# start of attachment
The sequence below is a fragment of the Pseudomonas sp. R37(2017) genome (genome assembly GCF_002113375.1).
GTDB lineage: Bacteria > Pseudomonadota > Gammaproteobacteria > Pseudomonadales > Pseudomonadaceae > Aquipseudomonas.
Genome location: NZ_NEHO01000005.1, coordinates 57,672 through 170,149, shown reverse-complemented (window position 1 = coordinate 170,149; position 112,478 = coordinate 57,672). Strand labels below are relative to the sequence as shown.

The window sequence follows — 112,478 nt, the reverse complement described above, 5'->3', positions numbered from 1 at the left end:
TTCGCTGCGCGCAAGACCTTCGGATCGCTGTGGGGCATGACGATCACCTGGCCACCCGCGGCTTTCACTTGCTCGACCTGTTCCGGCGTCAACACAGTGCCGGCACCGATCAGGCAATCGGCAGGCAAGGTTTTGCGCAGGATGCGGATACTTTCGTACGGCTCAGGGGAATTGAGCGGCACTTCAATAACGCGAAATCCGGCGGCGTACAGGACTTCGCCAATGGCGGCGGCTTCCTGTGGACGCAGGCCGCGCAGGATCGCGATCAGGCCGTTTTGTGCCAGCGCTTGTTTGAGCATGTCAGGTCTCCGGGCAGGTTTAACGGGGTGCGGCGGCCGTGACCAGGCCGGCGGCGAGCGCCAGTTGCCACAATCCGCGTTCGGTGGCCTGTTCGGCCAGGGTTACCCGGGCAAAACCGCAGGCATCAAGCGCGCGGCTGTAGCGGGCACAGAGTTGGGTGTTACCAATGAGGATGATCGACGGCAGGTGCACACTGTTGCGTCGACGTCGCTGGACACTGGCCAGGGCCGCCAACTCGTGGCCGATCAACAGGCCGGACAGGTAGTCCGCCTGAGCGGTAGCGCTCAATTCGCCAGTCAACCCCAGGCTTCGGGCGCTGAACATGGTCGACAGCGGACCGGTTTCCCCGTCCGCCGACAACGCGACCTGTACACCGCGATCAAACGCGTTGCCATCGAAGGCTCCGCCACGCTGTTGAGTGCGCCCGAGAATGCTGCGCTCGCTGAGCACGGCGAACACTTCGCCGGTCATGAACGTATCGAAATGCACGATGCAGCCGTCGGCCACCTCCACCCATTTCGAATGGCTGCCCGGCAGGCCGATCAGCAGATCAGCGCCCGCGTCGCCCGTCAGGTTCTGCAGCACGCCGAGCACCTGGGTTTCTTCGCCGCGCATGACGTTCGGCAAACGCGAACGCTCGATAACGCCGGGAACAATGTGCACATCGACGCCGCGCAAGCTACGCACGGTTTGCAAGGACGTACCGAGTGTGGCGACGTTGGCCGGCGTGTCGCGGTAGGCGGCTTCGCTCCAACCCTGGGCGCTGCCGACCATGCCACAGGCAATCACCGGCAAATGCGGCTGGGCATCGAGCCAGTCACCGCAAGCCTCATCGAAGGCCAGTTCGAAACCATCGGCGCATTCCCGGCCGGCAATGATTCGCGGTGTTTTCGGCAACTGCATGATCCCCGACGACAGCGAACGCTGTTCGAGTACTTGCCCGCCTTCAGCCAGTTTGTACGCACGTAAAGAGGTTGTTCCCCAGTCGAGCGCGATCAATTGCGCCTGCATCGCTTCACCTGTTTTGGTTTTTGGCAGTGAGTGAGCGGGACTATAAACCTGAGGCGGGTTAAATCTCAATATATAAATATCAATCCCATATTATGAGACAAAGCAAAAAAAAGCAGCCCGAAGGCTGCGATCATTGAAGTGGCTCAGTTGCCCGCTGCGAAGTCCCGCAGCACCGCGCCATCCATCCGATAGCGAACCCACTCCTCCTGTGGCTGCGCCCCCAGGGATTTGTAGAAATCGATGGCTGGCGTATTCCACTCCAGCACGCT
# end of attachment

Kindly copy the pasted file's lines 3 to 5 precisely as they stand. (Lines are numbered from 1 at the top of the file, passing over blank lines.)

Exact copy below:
Genome location: NZ_NEHO01000005.1, coordinates 57,672 through 170,149, shown reverse-complemented (window position 1 = coordinate 170,149; position 112,478 = coordinate 57,672). Strand labels below are relative to the sequence as shown.

The window sequence follows — 112,478 nt, the reverse complement described above, 5'->3', positions numbered from 1 at the left end:
TTCGCTGCGCGCAAGACCTTCGGATCGCTGTGGGGCATGACGATCACCTGGCCACCCGCGGCTTTCACTTGCTCGACCTGTTCCGGCGTCAACACAGTGCCGGCACCGATCAGGCAATCGGCAGGCAAGGTTTTGCGCAGGATGCGGATACTTTCGTACGGCTCAGGGGAATTGAGCGGCACTTCAATAACGCGAAATCCGGCGGCGTACAGGACTTCGCCAATGGCGGCGGCTTCCTGTGGACGCAGGCCGCGCAGGATCGCGATCAGGCCGTTTTGTGCCAGCGCTTGTTTGAGCATGTCAGGTCTCCGGGCAGGTTTAACGGGGTGCGGCGGCCGTGACCAGGCCGGCGGCGAGCGCCAGTTGCCACAATCCGCGTTCGGTGGCCTGTTCGGCCAGGGTTACCCGGGCAAAACCGCAGGCATCAAGCGCGCGGCTGTAGCGGGCACAGAGTTGGGTGTTACCAATGAGGATGATCGACGGCAGGTGCACACTGTTGCGTCGACGTCGCTGGACACTGGCCAGGGCCGCCAACTCGTGGCCGATCAACAGGCCGGACAGGTAGTCCGCCTGAGCGGTAGCGCTCAATTCGCCAGTCAACCCCAGGCTTCGGGCGCTGAACATGGTCGACAGCGGACCGGTTTCCCCGTCCGCCGACAACGCGACCTGTACACCGCGATCAAACGCGTTGCCATCGAAGGCTCCGCCACGCTGTTGAGTGCGCCCGAGAATGCTGCGCTCGCTGAGCACGGCGAACACTTCGCCGGTCATGAACGTATCGAAATGCACGATGCAGCCGTCGGCCACCTCCACCCATTTCGAATGGCTGCCCGGCAGGCCGATCAGCAGATCAGCGCCCGCGTCGCCCGTCAGGTTCTGCAGCACGCCGAGCACCTGGGTTTCTTCGCCGCGCATGACGTTCGGCAAACGCGAACGCTCGATAACGCCGGGAACAATGTGCACATCGACGCCGCGCAAGCTACGCACGGTTTGCAAGGACGTACCGAGTGTGGCGACGTTGGCCGGCGTGTCGCGGTAGGCGGCTTCGCTCCAACCCTGGGCGCTGCCGACCATGCCACAGGCAATCACCGGCAAATGCGGCTGGGCATCGAGCCAGTCACCGCAAGCCTCATCGAAGGCCAGTTCGAAACCATCGGCGCATTCCCGGCCGGCAATGATTCGCGGTGTTTTCGGCAACTGCATGATCCCCGACGACAGCGAACGCTGTTCGAGTACTTGCCCGCCTTCAGCCAGTTTGTACGCACGTAAAGAGGTTGTTCCCCAGTCGAGCGCGATCAATTGCGCCTGCATCGCTTCACCTGTTTTGGTTTTTGGCAGTGAGTGAGCGGGACTATAAACCTGAGGCGGGTTAAATCTCAATATATAAATATCAATCCCATATTATGAGACAAAGCAAAAAAAAGCAGCCCGAAGGCTGCGATCATTGAAGTGGCTCAGTTGCCCGCTGCGAAGTCCCGCAGCACCGCGCCATCCATCCGATAGCGAACCCACTCCTCCTGTGGCTGCGCCCCCAGGGATTTGTAGAAATCGATGGCTGGCGTATTCCACTCCAGCACGCT